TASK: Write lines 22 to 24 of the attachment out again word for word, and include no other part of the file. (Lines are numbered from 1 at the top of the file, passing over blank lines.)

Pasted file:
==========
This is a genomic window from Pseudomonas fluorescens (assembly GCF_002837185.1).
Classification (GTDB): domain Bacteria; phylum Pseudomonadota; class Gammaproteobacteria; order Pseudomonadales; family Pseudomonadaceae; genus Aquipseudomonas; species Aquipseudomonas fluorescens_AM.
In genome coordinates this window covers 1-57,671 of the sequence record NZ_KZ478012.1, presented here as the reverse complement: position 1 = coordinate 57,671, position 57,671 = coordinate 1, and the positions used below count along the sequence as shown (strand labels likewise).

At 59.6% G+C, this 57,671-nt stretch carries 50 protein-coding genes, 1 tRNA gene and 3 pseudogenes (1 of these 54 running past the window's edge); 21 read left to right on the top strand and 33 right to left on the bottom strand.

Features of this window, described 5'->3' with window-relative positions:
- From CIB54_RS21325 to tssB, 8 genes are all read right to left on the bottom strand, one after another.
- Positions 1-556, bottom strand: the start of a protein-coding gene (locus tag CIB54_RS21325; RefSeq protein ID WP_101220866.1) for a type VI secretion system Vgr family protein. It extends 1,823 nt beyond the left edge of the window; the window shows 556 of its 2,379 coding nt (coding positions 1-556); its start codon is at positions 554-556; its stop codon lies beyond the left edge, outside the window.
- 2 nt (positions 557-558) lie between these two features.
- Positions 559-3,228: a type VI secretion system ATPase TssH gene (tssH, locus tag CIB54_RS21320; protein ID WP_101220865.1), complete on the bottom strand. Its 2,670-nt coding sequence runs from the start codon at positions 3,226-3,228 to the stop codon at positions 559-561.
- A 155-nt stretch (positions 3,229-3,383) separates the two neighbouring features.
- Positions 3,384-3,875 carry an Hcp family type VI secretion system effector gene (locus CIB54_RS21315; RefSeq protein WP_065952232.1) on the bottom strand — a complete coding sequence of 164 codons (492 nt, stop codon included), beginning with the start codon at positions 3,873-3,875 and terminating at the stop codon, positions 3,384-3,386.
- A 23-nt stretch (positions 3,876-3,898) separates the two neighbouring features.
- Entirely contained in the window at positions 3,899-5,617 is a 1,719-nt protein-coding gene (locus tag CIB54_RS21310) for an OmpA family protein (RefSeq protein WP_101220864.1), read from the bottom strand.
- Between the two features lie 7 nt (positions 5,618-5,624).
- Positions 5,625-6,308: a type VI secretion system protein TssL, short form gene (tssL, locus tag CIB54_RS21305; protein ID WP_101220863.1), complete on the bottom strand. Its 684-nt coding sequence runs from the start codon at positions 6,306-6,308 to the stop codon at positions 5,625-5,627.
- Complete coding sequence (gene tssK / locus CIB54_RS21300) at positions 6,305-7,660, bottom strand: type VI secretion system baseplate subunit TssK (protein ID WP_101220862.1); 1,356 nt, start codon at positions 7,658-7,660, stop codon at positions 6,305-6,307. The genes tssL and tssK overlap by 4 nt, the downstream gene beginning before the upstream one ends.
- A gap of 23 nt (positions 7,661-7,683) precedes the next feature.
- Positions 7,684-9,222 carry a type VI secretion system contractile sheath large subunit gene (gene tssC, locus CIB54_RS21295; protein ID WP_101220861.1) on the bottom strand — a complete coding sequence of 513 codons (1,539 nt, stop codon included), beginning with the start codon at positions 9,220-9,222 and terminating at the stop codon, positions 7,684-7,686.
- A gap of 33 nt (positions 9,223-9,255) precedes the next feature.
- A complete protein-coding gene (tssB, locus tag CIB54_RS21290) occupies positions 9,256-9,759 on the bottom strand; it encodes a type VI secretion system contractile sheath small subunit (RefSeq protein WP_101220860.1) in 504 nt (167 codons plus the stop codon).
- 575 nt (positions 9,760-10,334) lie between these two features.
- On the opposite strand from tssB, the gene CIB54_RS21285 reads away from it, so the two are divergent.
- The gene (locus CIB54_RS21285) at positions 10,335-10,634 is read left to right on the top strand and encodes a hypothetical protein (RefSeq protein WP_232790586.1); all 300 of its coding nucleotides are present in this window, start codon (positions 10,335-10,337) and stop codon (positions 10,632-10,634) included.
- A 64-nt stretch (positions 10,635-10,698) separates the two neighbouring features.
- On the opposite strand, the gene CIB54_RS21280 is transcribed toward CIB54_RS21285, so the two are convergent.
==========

- On the opposite strand from tssB, the gene CIB54_RS21285 reads away from it, so the two are divergent.
- The gene (locus CIB54_RS21285) at positions 10,335-10,634 is read left to right on the top strand and encodes a hypothetical protein (RefSeq protein WP_232790586.1); all 300 of its coding nucleotides are present in this window, start codon (positions 10,335-10,337) and stop codon (positions 10,632-10,634) included.
- A 64-nt stretch (positions 10,635-10,698) separates the two neighbouring features.